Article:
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Take On Helicopters Review

– Scott Ellison

Our Score: 3 / 5 – Okay

Take On Helicopters feels like familiar territory as the menus, the flying, and the overall look to the game is the ArmA II engine. There have been modifications made here and there, but a side-by-side comparison will seem like the same game. But really they play much differently than its engine forebearer.

Similar to ArmA II, there is Singleplayer, Multiplayer, Scenarios, and an Editor to create your missions. The Singleplayer features a career in which you progress in increasingly difficult tasks. The Scenarios mode also include challenges for you to complete to test your skills. And also include Benchmarks that can test your machine’s ability at showing you the game.

The Editor is a deep and expansive toolkit in which you can create an open-ended mission or create an elaborate set of rules to follow to make it extremely challenging for yourself. Multiplayer is server based and you and friend and strangers alike can jump online and complete tasks together or can free flight ignoring objectives and ultimately destroy each other mid-air crashes.

Regardless of the mode or scenario, you will die, and often until you get it right. I was able to use mouse and keyboard as well as an Xbox 360 gamepad to play the game with minimal learning curve. I would expect an actual flight stick would make flying a much better experience, and likely a preferred one. But if you don’t have either, both control options are more than suitable for the game’s needs.

The Free Flight mode provides some tranquility in your flights as you can jump into your helicopter (any which one you choose) and decide on a location to fly in. Seattle is the best location to do that as it is highly populated with buildings and other monuments you are familiar with. The other locations that were also featured in ArmA II however, feel particularly creepy if you’ve played the DayZ mod and have played on them from the ground.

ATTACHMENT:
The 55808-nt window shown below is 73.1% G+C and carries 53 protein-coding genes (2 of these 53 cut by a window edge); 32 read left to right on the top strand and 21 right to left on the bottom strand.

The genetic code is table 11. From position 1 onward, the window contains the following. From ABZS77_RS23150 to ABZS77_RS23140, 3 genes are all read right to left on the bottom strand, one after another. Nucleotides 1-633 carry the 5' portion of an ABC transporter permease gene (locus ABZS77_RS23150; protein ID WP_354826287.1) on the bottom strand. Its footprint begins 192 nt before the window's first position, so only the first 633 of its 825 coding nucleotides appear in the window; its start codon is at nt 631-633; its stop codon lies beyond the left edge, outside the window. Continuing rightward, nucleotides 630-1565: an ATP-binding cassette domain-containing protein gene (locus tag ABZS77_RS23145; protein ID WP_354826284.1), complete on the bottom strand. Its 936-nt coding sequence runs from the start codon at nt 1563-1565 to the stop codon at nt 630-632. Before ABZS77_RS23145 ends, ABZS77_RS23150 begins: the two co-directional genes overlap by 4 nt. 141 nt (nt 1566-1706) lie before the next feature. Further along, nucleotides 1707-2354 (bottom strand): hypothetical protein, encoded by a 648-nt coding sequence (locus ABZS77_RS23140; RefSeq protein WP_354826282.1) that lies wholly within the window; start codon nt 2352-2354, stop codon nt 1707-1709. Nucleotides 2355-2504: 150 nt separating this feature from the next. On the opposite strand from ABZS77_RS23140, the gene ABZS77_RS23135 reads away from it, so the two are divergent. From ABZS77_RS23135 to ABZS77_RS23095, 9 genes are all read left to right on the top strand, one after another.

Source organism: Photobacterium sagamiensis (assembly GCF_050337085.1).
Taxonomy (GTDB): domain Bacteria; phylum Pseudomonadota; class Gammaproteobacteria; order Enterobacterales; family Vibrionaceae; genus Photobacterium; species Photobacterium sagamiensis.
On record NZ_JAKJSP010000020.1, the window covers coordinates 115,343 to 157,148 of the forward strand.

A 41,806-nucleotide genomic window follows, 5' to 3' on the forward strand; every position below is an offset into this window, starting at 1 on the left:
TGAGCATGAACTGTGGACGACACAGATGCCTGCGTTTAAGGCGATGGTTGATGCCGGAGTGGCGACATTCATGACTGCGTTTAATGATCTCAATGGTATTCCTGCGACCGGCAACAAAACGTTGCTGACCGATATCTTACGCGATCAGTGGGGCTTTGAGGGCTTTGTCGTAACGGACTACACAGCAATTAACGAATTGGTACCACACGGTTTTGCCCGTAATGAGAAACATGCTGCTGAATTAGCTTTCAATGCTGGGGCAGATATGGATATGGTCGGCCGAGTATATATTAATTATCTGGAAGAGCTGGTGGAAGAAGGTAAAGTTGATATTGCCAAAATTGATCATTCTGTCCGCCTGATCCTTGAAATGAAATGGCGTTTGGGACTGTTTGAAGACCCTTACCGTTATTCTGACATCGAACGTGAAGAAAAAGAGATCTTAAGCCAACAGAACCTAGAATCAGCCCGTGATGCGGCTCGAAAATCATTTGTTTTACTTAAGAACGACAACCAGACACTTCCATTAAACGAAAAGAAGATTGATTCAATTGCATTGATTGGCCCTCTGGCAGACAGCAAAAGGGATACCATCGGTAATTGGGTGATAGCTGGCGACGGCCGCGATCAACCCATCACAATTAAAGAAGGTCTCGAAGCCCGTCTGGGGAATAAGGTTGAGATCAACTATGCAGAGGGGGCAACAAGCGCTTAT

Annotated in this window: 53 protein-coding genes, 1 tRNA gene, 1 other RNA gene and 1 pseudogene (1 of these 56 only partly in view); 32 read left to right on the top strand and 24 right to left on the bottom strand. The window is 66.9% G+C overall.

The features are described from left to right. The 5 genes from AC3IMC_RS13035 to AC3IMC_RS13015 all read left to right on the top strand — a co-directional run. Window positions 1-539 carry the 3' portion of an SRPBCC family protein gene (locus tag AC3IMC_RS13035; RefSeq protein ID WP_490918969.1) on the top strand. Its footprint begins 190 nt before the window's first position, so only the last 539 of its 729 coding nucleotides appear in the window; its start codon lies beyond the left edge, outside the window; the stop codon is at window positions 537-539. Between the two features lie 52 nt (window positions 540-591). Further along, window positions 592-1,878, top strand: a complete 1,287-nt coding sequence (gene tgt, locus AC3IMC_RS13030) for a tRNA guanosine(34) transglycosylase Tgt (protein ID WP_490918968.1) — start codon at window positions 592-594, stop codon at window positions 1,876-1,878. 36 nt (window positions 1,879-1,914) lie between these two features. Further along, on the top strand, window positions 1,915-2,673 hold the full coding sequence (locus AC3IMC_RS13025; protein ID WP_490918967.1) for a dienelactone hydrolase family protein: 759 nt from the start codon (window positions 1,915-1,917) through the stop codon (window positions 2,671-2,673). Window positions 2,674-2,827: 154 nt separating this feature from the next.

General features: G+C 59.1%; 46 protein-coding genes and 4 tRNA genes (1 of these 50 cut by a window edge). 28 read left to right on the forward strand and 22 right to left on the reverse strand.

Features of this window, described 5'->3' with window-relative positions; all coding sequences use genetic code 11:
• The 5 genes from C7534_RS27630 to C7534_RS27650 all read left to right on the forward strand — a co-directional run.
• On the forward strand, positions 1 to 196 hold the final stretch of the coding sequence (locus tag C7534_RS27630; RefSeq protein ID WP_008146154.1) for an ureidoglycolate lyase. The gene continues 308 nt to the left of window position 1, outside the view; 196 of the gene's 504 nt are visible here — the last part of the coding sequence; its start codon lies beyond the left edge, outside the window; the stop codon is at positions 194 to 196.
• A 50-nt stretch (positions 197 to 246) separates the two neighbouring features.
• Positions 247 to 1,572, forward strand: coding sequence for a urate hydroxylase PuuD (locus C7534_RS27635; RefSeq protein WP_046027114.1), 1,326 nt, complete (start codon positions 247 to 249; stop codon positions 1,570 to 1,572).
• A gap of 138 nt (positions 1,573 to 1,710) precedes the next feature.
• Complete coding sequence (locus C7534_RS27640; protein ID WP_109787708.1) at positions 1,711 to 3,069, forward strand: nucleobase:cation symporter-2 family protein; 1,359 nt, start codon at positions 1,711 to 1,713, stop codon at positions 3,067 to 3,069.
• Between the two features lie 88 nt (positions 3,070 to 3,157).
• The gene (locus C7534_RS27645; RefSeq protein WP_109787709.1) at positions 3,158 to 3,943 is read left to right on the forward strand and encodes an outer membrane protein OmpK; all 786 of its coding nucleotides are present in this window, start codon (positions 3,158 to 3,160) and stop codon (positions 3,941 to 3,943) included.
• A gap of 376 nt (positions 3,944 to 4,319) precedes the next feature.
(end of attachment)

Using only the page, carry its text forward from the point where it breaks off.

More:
One feature about the game I enjoyed was the ability to get out of the aircraft and move about. This can be done with the helicopter running or not. It’s neat to turn your helicopter on and get out to admire it’s beauty in motion. You can’t stray too far, but being able to land on a tall building in Seattle, get out and admire the city is quite a sight.

Take On Helicopters does nearly everything right when it comes to getting a feel for flying a helicopter. The graphics engine provides stellar graphics and missions are surprisingly interesting. Bohemia Interactive has crafted a wonderful game. If you only have a passing interest in helicopters, this won’t do much to convert you into a hardcore fan as the flight model isn’t very forgiving. There’s plenty to do and taking to the skies online with friends can provide many hours of entertainment.

Retails for: $29.99, recommended purchase price: $17.99

A download code was provided by Bohemia Interactive for review purposes


ArmA 2 rearms Take On Helicopters in free DLC

Armacopters – With the release of update 1.06 (codenamed Downtown), Bohemia Interactive has rearmed its latest game Take On Helicopters. Aside a large number of fixes, improvements and optimizations to the core engine, the new Downtown update also implements a major new free DLC called Take On Helicopters: Rearmed. This DLC offers a convenient way for people owning titles suchs as Arma 2Arma 2: Operation ArrowheadArma 2: Combined Operations to get that content into Take On Helicopters.